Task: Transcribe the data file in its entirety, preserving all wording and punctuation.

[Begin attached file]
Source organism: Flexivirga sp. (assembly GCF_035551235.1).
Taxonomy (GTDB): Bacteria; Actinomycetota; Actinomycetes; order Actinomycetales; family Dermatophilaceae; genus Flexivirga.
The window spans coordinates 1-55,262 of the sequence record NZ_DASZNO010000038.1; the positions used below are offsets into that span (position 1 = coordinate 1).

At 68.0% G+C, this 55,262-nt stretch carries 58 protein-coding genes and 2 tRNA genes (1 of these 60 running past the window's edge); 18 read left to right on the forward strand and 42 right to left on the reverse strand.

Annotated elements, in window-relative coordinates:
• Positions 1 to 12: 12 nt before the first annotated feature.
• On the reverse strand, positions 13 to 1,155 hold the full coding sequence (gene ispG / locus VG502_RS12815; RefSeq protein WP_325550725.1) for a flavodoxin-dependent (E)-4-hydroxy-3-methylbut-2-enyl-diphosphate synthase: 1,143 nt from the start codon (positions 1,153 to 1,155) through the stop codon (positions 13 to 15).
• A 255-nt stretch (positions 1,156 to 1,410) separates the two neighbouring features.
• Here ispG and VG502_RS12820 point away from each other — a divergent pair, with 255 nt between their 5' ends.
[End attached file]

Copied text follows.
Source organism: Flexivirga sp. (assembly GCF_035551235.1).
Taxonomy (GTDB): Bacteria; Actinomycetota; Actinomycetes; order Actinomycetales; family Dermatophilaceae; genus Flexivirga.
The window spans coordinates 1-55,262 of the sequence record NZ_DASZNO010000038.1; the positions used below are offsets into that span (position 1 = coordinate 1).

At 68.0% G+C, this 55,262-nt stretch carries 58 protein-coding genes and 2 tRNA genes (1 of these 60 running past the window's edge); 18 read left to right on the forward strand and 42 right to left on the reverse strand.

Annotated elements, in window-relative coordinates:
• Positions 1 to 12: 12 nt before the first annotated feature.
• On the reverse strand, positions 13 to 1,155 hold the full coding sequence (gene ispG / locus VG502_RS12815; RefSeq protein WP_325550725.1) for a flavodoxin-dependent (E)-4-hydroxy-3-methylbut-2-enyl-diphosphate synthase: 1,143 nt from the start codon (positions 1,153 to 1,155) through the stop codon (positions 13 to 15).
• A 255-nt stretch (positions 1,156 to 1,410) separates the two neighbouring features.
• Here ispG and VG502_RS12820 point away from each other — a divergent pair, with 255 nt between their 5' ends.